Connected Central European Worlds, 1500-1700

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The Challenge of Kosovo

Robert Maniura, Birkbeck University

The proposed paper offers a reflection on the vexed position of the pre-modern visual arts in Kosovo which sees medieval monuments under continuing armed guard. The violence which led to this state of affairs is sadly familiar, but this enduring phenomenon attracts little attention. The paper concentrates on the fate of the Serbian royal foundations in the region and suggests that it has important implications for the discipline of art history, whose established tools risk failing to find purchase on the polarised sectarian readings that have been forced on these monuments. The veneration of some of these nominally Christian sites by Muslims of varying ethnicities was well attested in the former Yugoslavia but has not been integrated into their historical study. This paper proposes that the neglect of this experience, which is itself receding into an elusive past, raises questions about art history’s methods and scope.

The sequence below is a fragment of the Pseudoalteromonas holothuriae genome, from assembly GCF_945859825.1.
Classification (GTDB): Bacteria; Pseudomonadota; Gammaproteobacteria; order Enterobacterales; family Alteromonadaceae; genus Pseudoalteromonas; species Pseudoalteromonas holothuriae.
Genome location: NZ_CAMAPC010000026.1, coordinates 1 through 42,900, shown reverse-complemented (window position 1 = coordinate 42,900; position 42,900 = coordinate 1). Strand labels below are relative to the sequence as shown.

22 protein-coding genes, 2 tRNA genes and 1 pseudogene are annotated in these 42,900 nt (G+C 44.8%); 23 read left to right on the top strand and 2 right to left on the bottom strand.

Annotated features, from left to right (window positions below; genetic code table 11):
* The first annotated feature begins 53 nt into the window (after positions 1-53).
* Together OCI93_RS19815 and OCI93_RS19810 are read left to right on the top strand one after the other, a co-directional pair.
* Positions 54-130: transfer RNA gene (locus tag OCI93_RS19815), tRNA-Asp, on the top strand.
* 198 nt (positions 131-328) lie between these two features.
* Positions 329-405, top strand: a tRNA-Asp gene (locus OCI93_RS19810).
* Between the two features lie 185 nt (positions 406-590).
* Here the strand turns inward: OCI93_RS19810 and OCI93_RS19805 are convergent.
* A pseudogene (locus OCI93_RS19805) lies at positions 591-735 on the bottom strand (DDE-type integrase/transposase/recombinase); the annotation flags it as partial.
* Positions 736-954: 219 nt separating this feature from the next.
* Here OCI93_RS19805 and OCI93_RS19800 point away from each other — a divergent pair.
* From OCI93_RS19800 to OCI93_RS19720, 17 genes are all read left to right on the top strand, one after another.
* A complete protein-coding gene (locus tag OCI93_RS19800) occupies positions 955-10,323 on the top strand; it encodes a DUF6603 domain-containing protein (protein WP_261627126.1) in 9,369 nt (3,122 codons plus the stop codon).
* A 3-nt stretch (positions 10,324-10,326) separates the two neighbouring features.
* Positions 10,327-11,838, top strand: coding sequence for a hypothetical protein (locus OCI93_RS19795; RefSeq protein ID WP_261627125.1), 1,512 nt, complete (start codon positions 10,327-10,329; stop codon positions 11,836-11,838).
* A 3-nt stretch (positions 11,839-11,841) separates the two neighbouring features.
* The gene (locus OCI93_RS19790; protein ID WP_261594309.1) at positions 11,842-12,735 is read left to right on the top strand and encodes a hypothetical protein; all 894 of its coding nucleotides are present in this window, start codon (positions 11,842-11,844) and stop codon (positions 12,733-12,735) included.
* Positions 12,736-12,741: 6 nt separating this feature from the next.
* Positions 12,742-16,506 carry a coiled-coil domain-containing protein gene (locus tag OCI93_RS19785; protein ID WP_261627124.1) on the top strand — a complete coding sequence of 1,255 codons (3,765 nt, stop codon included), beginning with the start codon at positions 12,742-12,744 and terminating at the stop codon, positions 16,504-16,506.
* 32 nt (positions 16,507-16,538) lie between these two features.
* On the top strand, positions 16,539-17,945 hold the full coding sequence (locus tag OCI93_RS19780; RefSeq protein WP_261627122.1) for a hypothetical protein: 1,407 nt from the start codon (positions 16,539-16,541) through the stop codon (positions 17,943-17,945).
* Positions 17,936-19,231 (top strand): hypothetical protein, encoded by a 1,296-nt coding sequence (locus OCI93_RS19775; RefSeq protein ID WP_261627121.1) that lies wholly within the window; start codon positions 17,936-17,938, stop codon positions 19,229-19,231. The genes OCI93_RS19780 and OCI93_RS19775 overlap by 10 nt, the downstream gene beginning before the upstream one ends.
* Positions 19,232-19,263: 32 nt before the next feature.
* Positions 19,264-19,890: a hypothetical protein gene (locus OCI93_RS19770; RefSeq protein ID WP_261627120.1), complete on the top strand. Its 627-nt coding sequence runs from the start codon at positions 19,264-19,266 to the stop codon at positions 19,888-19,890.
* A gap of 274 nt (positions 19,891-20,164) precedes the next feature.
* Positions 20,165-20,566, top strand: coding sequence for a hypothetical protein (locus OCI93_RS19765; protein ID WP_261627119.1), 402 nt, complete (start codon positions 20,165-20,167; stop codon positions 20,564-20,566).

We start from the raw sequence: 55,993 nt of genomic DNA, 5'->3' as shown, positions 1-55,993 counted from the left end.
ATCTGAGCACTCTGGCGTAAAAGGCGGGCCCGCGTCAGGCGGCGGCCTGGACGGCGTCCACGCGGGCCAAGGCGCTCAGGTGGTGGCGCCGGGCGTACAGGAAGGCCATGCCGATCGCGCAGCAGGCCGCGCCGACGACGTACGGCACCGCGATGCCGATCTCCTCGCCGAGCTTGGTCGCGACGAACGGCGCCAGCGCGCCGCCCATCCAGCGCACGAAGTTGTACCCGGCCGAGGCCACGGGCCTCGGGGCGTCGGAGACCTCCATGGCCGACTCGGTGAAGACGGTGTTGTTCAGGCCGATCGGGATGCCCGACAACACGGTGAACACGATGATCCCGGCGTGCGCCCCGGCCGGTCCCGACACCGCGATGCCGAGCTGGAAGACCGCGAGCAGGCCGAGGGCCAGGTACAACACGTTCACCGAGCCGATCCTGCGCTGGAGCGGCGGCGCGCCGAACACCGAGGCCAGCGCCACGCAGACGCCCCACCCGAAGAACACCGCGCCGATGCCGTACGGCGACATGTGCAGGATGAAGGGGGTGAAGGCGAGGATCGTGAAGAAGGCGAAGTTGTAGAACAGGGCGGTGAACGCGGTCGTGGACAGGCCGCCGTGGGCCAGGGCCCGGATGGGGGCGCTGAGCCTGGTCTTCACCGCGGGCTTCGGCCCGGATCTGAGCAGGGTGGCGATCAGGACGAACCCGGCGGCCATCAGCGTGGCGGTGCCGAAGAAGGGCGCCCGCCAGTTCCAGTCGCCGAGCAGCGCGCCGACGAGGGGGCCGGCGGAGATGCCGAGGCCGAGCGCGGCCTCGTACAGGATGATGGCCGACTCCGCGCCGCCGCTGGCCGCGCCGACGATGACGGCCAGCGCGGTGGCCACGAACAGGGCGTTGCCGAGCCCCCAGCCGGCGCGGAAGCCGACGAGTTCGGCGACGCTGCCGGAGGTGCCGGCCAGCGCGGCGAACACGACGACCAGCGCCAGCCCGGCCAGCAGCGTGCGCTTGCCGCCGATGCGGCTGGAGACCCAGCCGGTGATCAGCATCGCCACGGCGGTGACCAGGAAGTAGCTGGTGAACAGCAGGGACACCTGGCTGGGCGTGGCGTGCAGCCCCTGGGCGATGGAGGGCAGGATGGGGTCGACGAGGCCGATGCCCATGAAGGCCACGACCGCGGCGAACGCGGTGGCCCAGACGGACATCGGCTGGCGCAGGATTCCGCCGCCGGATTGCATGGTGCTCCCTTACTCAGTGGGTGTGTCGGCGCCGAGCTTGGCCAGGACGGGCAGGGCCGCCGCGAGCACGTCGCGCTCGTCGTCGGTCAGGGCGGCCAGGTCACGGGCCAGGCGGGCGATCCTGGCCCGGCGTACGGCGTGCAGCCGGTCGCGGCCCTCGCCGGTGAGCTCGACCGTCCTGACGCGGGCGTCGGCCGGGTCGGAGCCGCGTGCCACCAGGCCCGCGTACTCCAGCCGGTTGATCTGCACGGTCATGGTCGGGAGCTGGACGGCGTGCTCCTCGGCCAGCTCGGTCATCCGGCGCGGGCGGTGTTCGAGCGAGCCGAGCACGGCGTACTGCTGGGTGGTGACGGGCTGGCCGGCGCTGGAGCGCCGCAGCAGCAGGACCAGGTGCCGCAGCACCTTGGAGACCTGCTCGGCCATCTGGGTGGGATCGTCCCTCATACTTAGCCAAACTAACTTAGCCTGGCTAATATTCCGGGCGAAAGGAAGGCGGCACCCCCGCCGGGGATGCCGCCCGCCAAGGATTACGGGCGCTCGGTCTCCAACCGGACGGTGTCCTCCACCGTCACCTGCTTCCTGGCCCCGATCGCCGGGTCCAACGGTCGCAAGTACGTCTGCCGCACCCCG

Robert Maniura studied the history of art at the Courtauld Institute. He has held Fellowships at Villa I Tatti, the Harvard University Center for Italian Renaissance Studies, and the Netherlands Inter-University Art History Institute in Florence, a Leverhulme Trust Research Fellowship and a British Academy Mid-Career Fellowship. He joined Birkbeck in 2001 and lectures on the art of both Northern and Southern Europe in the late Middle Ages and Renaissance. His publications include Pilgrimage to images in the Fifteenth Century: the origins of the cult of Our Lady of Częstochowa (2004) and Art and Miracle in Renaissance Tuscany (2018).